The Annual Chica and Heinz Schaller Research Award

The Chica and Heinz Schaller Research Award is an annual prize given to a promising young scientist for achievements in the biomedical sciences. The applicant should have a proven track record documenting independent research performed at the University or associated research institutions in Heidelberg. 


We are proud to announce the CHS research awards winner 2020:

Dr. Ana Oliveira

Dr. Stefan Pfeffer

Owing to the ongoing Covid-19 crisis, the award ceremony was held online on 04. December from 17.00 - 19.00.


Read Heidelberg University's press release here



About Ana Oliveira :

Ana Oliveira studied Biochemistry at the University of Coimbra, Portugal, and received her PhD in Cell Biology in 2008 from the University of Coimbra in collaboration with the University of Pennsylvania, USA.

Her postdoctoral research at the Neurobiology Institute at the University of Heidelberg focused on the molecular and cellular mechanisms underlying memory formation and maintenance.

Since 2014, Ana led an Emmy Noether Independent Junior Research Group investigating the coupling between environmental stimuli and neuronal modifications that underlie memory formation and storage as well as age-dependent cognitive decline and associated epigenetic processes. Her work provides new fundamental insights into transcriptional regulatory mechanisms within neuronal ensembles and their support in maintaining distinct memories.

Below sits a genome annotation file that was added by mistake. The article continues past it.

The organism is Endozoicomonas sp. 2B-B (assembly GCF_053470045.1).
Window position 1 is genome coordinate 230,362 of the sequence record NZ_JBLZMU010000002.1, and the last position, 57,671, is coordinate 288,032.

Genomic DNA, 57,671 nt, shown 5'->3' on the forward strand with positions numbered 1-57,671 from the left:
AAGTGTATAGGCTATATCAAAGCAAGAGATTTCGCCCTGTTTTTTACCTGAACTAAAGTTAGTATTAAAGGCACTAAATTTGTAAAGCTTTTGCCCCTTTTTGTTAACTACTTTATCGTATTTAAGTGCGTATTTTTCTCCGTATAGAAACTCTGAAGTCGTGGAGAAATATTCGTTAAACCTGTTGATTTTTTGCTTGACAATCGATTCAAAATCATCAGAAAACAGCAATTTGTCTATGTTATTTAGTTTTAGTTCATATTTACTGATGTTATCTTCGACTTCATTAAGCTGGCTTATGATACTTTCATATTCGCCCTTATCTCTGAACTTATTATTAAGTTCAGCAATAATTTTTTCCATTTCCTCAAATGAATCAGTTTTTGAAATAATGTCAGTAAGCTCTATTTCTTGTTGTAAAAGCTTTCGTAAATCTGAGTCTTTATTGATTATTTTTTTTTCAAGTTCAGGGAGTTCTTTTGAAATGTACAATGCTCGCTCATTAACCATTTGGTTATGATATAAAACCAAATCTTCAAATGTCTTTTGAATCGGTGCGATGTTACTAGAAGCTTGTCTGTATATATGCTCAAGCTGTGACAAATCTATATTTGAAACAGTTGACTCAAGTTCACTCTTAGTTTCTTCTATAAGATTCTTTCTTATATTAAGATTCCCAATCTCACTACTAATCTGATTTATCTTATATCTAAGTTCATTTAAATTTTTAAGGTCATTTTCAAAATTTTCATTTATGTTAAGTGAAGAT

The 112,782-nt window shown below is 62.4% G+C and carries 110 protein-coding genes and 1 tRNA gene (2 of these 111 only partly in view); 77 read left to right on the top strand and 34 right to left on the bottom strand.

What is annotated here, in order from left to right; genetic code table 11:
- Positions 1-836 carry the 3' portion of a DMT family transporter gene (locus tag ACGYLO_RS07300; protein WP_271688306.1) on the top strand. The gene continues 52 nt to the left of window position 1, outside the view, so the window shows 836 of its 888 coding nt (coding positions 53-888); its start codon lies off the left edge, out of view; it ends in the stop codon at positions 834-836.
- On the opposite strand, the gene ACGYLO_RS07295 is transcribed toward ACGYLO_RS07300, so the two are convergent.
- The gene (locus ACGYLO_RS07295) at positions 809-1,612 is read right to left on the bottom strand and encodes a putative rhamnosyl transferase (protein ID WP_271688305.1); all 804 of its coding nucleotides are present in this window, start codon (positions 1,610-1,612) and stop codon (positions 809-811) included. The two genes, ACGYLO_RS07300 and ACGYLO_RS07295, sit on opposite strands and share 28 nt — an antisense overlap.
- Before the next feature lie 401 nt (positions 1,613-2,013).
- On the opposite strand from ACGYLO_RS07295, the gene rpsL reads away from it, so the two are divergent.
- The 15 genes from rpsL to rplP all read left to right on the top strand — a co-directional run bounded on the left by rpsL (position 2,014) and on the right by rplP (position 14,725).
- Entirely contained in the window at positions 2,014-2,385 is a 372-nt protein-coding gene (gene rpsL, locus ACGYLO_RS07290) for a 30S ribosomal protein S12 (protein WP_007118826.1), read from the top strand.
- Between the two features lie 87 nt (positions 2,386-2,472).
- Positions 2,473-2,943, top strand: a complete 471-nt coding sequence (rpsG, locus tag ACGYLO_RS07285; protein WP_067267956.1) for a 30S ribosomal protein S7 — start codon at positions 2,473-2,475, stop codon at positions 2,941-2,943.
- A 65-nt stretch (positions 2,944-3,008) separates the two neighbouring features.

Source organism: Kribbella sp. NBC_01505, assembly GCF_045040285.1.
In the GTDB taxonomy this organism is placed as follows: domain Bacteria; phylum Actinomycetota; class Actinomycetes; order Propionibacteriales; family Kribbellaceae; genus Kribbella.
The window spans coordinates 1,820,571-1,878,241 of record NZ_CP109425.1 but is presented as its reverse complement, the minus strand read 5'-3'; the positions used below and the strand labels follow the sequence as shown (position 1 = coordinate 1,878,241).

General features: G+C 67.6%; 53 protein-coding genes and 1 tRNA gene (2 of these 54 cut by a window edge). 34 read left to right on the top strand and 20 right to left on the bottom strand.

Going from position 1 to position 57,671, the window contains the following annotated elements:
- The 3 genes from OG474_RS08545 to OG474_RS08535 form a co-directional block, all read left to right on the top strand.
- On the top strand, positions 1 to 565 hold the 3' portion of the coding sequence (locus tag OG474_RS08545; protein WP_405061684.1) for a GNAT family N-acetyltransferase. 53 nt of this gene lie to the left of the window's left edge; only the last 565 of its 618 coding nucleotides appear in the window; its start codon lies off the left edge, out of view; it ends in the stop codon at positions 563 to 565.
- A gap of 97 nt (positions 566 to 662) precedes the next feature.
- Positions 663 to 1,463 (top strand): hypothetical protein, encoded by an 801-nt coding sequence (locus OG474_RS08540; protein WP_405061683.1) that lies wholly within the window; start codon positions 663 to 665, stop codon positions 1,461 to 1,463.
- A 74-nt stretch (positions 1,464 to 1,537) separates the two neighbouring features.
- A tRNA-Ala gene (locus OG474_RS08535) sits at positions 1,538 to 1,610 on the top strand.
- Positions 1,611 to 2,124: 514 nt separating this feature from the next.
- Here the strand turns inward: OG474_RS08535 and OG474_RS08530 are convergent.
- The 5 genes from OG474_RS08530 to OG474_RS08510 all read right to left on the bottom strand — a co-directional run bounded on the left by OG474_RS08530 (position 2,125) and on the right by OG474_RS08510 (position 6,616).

About Stefan Pfeffer:

Stefan Pfeffer studied Biochemistry at University of Tübingen. He pursued doctoral research at the Max-Planck Institute for Biochemistry in Martinsried and obtained his PhD in 2015 from the Technical University of Munich.After a postdoctoral phase in Martinsried, Stefan joined the Centre for Molecular Biology of Heidelberg University (ZMBH) as a junior research group leader in 2018. Throughout his scientific career, Stefan was interested in applying cutting-edge cryo-electron microscopy techniques to understanding the structural basis of molecular processes that are linked to ribosomes and required for cellular protein biosynthesis. His scientific work aims to understand how molecular chaperones and enzymes can promote correct folding and maturation of proteins during their synthesis, and how these processes can be coordinated on the surface of the ribosome. His research yields structural and mechanistic data that can contribute to a better understanding of pathological cellular conditions, such as the de-regulation of protein synthesis observed in cancer or protein aggregation found in neurodegenerative diseases.